A collaborative project combining architectural excellence with a deep commitment to ecological imperatives is how the jury of the 2019 Aga Khan Award for Architecture describes Wasit Wetland Centre, a centre for biodiversity and environmental education designed by X-Architects and built in Sharjah. It is one of the first projects built in the United Arab Emirates to receive the prestigious architecture prize.
It all began with a wastewater and waste dumping ground, where the ecosystem was restored in a process that began in 2005 with creation of a nature reserve as part of a much broader project to clean up and rehabilitate wetlands on the coast of the Persian Gulf. Creation of the Wasit reserve involved removal of 40,000 m2 of wastes and planting of more than 35,000 trees. The clean-up required removal of toxic chemicals from the salt flats and the sand dunes along the coast, now a protected area.
Years of hard work paid off when the migratory birds arrived: 33,000 birds now stop off in the reserve during their annual migration, and 350 different bird species have been spotted in the area, including 60 species of permanent residents. In addition to a nature reserve providing a safe place for local bird and animal life to reproduce, the park provides an important green lung for the city of Sharjah.
X-Architects of Dubai were appointed to design the wetlands visitor centre, a place for education and protection of the natural environment where visitors learn about the wealth of the wetlands ecosystem and the birds that frequent the area and other wetlands in the Emirates. The project quickly succeeded in achieving its goal, for in only a few years the facility has become an important landmark for birdwatchers and researchers alike. Architecture plays a highly significant, important role in the project, for X-Architects designed a facility that blends into its surroundings, using the local topography to minimise the centre’s visual impact on its natural surroundings. Visitors are welcomed by a path with a ramp that takes them underground, where they can access service areas and administrative offices or continue through a long panoramic gallery. The linear gallery is perfectly soundproofed, with a wall made entirely of clear glass to allow visitors to experience the natural environment and become a part of it. A big overhanging roof shelters the windows from the sunshine, shading the structure and insulating it from the harsh desert climate. The glass surfaces are inclined slightly to minimise reflection for people looking out and maximise reflection of the landscape for the birds, so that the animals can be observed in their natural habitat without disturbing them. In addition, as the floor level of the gallery is lower than the surface of the ground outside, visitors can observe birds that have landed on the ground at eye level. The panoramic gallery concludes with a third linear element, constructed perpendicularly, containing the coffee shop and a multi-purpose space with a view over the open wetlands. All the interiors in the visitor centre are intentionally kept simple and minimalistic, for here the architecture is at the service of nature, becoming a practical, efficient frame for the natural landscape which will not distract observers’ attention from the animals and nature around them.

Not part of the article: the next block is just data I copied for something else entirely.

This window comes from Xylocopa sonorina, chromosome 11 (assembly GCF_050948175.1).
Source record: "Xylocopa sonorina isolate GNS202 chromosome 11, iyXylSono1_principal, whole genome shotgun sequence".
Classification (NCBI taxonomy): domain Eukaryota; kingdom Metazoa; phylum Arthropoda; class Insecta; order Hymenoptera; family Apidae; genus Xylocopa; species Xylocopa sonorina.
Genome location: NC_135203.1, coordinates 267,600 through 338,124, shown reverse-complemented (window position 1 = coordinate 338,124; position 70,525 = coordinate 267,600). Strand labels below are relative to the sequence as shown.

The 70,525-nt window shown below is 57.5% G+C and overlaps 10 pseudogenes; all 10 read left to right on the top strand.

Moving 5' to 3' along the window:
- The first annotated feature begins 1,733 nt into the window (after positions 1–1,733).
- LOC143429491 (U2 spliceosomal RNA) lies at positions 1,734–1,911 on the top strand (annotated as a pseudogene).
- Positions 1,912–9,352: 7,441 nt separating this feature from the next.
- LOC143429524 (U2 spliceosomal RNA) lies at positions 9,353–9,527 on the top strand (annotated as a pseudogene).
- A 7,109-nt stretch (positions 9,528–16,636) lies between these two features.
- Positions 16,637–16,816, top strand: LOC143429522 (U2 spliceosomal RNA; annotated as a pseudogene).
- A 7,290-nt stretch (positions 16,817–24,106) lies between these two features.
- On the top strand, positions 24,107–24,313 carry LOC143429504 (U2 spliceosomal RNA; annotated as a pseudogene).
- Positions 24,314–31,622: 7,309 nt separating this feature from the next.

Images courtesy of © Aga Khan Trust for Culture / Cemal Emden (photographer)- © X-Architects / Nelson Garrido (photographer)
Architect: X-Architects, Dubai, UAE https://x-architects.com/
Design Team: Ahmed Al-Ali, Farid Esmaeil, Mirco Urban, Pariya Manafi, Dana Sheikh, Abdullah Bashir, Waleed Al Mezaini, Christian Geronimo, Brian Abarintos, Eyad Zarafeh, Haider Al Kalamchi
Size: 200,000 m²
Date: 2012 (design) 2015 (completed)
Awards: Aga Khan Award for Architecture (2017-2019 Award Cycle)
Location: Sharjah, United Arab Emirates
Client: EPAA Environment and Protected Areas Authority, Sharjah, United Arab Emirates